Mr. Weiss said that he appreciates the work Mr. Shaffer is doing with this, and in keeping the Select Board informed.  Mr. Weiss said that good companies have been lost in the past, and different parts of Town government “took a lot of heat for that,” being criticized for not being able to keep them in Amherst.  He said it is that even with the best efforts, SunEthanol might not stay in Amherst.  Mr. Shaffer said the company needs 15,000 square feet of high-end lab space, and that is not currently available in Amherst.

Town Manager’s Report – Collective Bargaining Update

Mr. Shaffer gave an update on the collective bargaining situation.  He said that contracts had been executed with two unions – the DPW union and the SEIU, which he said represents clerical staff, library staff, and custodial and janitorial staff.  He said that wage increases for both are:  1% in 2007, 2% in 2008, 3.5% in 2009 and 3.5% in 2010, which he said equaled a 10% increase over four years, and averaged out to 2.5% per year.  He said that compared to the teachers’ contract which he said was also 10% over 4 years, but distributed differently.  He said the SEIU and DPW contracts both contained inducements for switching the HMOs from PPOs for insurance, which he said cost the Town significantly less.  He said there were other small adjustments in the terms and the language, but that salaries and health insurance were the major costs for the Town.

Mr. Shaffer said that the contracts with the police union and the firefighters union remain unsettled.  He said that both are in mediation and that an agreement appears to be close with the police, but not with the firefighters.

Ms. Brewer asked about the projected timeline for encouraging a shift to the GIC – the State’s health insurance plan.  She said that such a switch requires union approval, so information would need to be prepared in advance of a negotiation. 

Mr. Shaffer said that the Town’s self-insurance program is a “success story,” and that it is in “excellent shape.”  He said that these results mean that he is “not even close” to recommending a transition to GIC.   He said that the final numbers for the fiscal year are being compiled, but that the plan showed a $2 million surplus as of mid-June.  He said the Health Claims Trust Fund has paid back all the money it owed to the General Fund and that the surcharge paid by the Town and employees to cover the previous deficit will soon end.  He said that he expects a shift to the GIC someday, and that the plan is to build up sufficient resources in the fund to cover the six month “tail” of expenses that would be incurred but not reported under the self-insured system, prior to a switch to GIC.  He said that the GIC would currently be more expensive for the Town.  He said that the Town is now focused on unloading risk – by purchasing more stop-loss insurance with the fund surplus – to provide more stability and predictability to the fund.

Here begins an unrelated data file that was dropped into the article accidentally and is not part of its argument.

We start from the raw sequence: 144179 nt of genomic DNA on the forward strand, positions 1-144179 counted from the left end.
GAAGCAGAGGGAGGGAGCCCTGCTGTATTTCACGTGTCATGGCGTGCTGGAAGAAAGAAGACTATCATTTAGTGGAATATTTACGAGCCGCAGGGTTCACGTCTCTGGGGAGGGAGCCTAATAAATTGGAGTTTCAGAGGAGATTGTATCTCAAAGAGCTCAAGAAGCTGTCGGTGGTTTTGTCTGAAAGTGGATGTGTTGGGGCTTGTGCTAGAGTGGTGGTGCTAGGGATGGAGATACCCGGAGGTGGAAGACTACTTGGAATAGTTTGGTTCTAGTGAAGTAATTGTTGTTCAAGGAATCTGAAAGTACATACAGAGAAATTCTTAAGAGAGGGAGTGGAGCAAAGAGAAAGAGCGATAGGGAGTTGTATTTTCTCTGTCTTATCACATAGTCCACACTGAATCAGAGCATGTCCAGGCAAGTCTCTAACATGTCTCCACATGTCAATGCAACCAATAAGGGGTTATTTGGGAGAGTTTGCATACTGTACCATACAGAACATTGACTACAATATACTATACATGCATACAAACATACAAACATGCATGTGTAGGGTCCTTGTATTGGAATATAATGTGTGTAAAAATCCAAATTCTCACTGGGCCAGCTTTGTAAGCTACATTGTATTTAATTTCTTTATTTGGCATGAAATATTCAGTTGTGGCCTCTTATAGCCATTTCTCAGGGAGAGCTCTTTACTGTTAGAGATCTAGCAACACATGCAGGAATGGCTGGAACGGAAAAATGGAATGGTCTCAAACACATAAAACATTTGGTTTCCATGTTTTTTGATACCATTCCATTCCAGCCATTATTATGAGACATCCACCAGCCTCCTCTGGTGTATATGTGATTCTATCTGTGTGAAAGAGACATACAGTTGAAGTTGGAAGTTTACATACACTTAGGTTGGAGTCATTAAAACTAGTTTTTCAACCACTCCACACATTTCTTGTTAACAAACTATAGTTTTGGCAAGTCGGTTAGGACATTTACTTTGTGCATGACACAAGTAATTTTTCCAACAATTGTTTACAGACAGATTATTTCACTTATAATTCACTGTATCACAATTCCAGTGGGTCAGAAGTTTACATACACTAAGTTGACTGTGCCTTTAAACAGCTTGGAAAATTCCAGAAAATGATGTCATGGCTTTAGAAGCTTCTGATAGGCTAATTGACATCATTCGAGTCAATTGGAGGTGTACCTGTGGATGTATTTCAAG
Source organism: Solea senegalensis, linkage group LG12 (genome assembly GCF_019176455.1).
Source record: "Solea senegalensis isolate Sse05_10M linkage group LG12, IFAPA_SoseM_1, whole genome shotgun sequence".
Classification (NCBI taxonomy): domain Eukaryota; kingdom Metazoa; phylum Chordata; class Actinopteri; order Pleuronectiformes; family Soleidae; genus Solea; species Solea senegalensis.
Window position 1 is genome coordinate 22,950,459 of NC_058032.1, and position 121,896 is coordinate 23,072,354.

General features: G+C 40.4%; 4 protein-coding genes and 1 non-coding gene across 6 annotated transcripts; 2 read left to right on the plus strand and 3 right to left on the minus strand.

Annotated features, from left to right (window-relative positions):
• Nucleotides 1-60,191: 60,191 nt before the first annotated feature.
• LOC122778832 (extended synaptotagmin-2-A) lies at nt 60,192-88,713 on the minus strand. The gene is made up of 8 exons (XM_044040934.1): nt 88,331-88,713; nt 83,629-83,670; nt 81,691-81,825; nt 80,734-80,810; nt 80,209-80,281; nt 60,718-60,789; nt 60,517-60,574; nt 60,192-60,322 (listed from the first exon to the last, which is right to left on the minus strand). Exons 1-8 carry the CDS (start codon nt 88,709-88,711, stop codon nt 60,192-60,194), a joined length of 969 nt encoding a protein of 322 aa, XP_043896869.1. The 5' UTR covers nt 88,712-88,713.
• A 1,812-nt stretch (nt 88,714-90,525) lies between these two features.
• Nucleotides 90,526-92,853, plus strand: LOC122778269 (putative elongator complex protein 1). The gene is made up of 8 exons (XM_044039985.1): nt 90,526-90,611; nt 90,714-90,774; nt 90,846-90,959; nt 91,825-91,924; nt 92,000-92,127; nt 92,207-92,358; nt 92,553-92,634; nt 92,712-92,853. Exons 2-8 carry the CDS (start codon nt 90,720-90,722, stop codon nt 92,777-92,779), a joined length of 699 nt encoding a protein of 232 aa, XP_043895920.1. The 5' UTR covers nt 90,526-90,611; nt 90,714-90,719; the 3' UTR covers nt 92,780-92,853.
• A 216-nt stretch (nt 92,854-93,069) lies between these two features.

Town Manager’s Report – Hadley Ambulance Negotiations

Mr. Shaffer said that he met with Hadley Town Administrator David Nixon several weeks ago and would be resuming negotiations with him once the 2008 expense and income numbers are finalized, and the numbers in the proposal to Hadley can be recalibrated accordingly.  He said he would like to maintain service with Hadley, but only if they are paying roughly what other ambulance customers pay.

I asked if the “push-back” from Hadley and the other towns on the cost-per-call model has led to any reconsideration of that.  Mr. Shaffer said there has been no reconsideration of the cost-per-call model, and that he hasn’t been convinced that another model more accurately reflects true cost to Amherst.  He said that Hadley is a large percentage of the Town’s service demand, at about 20% of calls, and said it has to be considered from a future perspective of ongoing commitment, because it factors in to plans for a potential new fire station and all its costs.  He said that his obligations are to Amherst taxpayers, and to get the best deal for them, now and for the future.  He said that there are ongoing commitments from Leverett, Pelham, Shutesbury, and that all are paying a higher rate per call than Hadley, and that he is willing to accept that same rate from Hadley.